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Camas Meadows Battle Sites facts for kids

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Camas Meadows Battle Sites
Camas Meadows sign, Idaho, 2003
Camas Meadows Battle Sites is located in Idaho
Camas Meadows Battle Sites
Location in Idaho
Camas Meadows Battle Sites is located in the United States
Camas Meadows Battle Sites
Location in the United States
Location Clark County, Idaho, USA
Nearest city Kilgore, Idaho
Area 80 acres (32 ha)
Built 1877
NRHP reference No. 89001081
Quick facts for kids
Significant dates
Added to NRHP April 11, 1989
Designated NHL April 11, 1989

The Camas Meadows Battle Sites, also known as Camas Meadows Camp and Battle Sites, are two sites important to the Battle of Camas Creek, fought August 20, 1877 between member of the Nez Perce tribe and troops of the United States Army. The Nez Perce captured about 150 horses and mules from a campsite of the pursuing army, and for several hours besieged a detachment sent to recover them at a second site. The two sites, each about 40 acres (16 ha) in size, are about 5 miles (8.0 km) apart in Clark County, Idaho. They were designated a National Historic Landmark in 1989, and are now part of Nez Perce National Historical Park, a collection of sites important in Nez Perce history.


Both sites are located northeast of the town of Dubois, Idaho, off Clark County Road A-2 on the east side of Camas Creek. The Army campsite was located at approximately 44°21′11″N 111°53′06″W / 44.35306°N 111.88500°W / 44.35306; -111.88500. Its full extent has not been identified, and is likely to extend beyond the 40 acres in the landmark designation. This area was known as Camas Meadows because the meandering streams provided water for a profusion of camas flowers in the otherwise arid environment. Most of the camp was located in between Camas Creek and Spring Creek, although the tent of General Oliver O. Howard was located on a rise to the east of Spring Creek.

The siege site is located further to the northeast, at about 44°24′45″N 111°47′41″W / 44.41250°N 111.79472°W / 44.41250; -111.79472. Its principal features are two low knolls at which the detachment of Captain Randolph Norwood took refuge from the numerically superior Nez Perce. In this area the soldiers dug out several rifle pits, which survive.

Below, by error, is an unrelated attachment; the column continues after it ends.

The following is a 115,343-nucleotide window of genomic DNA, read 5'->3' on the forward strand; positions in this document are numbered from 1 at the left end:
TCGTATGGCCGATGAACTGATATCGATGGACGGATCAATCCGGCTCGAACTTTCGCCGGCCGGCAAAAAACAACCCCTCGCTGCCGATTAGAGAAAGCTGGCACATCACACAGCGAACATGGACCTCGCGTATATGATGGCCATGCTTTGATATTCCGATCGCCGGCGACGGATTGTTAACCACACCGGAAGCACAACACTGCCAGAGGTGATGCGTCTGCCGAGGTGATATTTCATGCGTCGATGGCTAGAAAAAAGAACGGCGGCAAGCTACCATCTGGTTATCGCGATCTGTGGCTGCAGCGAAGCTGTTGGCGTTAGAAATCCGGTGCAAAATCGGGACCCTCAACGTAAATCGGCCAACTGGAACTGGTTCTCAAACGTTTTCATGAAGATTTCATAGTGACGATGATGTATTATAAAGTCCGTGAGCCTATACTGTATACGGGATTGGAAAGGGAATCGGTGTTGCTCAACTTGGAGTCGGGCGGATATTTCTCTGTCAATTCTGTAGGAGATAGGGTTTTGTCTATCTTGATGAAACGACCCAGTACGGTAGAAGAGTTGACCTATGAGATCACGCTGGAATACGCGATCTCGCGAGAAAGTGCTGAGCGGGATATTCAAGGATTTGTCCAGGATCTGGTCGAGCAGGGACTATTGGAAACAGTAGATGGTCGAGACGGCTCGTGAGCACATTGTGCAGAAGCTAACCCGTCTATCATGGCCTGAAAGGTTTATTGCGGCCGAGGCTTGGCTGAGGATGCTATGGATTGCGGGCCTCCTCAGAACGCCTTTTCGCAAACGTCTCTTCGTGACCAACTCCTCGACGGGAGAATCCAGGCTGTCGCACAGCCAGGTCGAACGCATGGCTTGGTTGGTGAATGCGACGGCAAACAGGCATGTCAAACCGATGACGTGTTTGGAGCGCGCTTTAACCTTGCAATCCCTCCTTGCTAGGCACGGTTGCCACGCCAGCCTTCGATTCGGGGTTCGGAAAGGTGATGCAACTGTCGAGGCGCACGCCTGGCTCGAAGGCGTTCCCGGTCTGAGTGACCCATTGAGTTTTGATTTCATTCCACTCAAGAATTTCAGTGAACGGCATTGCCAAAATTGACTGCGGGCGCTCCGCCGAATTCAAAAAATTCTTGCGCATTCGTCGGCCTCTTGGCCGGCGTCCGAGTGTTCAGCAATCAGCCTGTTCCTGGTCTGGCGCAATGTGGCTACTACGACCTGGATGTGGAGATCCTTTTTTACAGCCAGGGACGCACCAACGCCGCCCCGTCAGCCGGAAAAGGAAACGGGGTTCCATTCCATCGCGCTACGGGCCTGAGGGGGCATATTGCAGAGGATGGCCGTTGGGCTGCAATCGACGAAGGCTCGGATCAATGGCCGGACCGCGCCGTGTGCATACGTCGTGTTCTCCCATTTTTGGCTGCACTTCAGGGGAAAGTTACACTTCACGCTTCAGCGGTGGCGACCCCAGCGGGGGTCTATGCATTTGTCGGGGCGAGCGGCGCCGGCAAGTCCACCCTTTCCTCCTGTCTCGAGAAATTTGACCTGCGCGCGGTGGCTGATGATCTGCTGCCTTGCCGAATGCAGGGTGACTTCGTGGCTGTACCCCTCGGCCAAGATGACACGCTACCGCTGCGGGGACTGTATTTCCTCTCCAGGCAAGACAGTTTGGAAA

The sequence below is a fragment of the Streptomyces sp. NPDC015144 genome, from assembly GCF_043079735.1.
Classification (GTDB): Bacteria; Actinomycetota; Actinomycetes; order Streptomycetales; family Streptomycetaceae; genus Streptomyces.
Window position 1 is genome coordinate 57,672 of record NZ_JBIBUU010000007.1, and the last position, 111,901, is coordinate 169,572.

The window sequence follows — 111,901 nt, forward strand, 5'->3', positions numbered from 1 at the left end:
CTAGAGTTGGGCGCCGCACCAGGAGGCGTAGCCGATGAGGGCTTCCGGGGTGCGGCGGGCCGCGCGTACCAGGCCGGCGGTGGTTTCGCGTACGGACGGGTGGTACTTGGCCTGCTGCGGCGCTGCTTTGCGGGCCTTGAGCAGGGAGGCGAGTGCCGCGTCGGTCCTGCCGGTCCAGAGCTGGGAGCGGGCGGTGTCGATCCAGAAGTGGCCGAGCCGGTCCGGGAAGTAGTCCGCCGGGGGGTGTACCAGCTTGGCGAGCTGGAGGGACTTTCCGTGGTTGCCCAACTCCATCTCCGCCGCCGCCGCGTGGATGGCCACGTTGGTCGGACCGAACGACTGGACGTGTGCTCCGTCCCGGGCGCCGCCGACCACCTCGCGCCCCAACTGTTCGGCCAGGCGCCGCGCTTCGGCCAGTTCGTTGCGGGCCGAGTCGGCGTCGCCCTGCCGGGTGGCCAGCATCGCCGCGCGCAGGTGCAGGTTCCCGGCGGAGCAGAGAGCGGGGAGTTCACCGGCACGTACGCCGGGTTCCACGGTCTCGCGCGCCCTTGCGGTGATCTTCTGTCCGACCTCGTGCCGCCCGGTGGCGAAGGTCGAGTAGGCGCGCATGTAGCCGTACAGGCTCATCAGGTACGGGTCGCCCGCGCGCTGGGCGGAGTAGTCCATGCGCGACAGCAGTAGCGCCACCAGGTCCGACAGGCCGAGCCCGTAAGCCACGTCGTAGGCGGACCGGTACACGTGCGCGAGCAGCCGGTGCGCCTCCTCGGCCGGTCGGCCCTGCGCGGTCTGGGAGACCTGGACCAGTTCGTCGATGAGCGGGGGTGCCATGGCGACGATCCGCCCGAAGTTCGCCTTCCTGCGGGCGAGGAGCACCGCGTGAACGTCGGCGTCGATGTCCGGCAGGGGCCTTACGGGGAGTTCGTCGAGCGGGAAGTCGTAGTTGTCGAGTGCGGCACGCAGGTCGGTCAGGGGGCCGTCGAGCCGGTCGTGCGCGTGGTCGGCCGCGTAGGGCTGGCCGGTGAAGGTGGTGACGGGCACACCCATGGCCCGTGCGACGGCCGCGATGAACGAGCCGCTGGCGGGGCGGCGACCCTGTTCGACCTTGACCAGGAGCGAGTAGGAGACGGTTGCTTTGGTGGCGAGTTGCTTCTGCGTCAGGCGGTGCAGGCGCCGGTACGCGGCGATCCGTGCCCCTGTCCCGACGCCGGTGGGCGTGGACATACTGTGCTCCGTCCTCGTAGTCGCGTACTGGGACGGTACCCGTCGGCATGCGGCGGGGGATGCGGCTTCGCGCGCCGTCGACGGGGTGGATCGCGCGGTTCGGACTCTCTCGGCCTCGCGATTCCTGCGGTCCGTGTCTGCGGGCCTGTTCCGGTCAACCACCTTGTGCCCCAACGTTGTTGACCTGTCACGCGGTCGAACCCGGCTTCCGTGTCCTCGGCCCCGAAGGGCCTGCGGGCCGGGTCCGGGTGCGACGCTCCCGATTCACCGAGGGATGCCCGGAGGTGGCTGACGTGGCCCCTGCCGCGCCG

Several bands of Nez Perce actively resisted attempts to restrict them to reservation. This refusal, repeated after an ultimatum delivered by General Howard in May 1877, escalated into the Nez Perce War, and the now-celebrated attempt by Chief Joseph to lead a large band of non-reservation Nez Perce to Canada. After suffering defeat at the Battle of Big Hole on August 9–10, the Nez Perce traveled south, hoping to flank Howard's force and reach Canada via a route further east. Howard attempted to cut off this flanking maneuver by beating the Nez Perce to Camas Meadow, but reached that area August 19, one day after the Nez Perce had departed.

Sensing an opportunity, the Nez Perce decided to raid the army camp at Camas Meadow. After traveling half the night, they surprised the camp just before dawn, making off with 200 pack mules and several horses. General Howard sent out three columns of men in pursuit. One of these, a 50-man detachment under Captain Randolph Norwood, advanced well ahead of the other two, and became encircled by Nez Perce, digging rifle pits to escape sniper fire from all sides. After several hours, General Howard's main force arrived, and the Nez Perce retreated. The Army stopped to regroup, and lost the trail of the Indians, whose depleted force was not captured until six weeks later.

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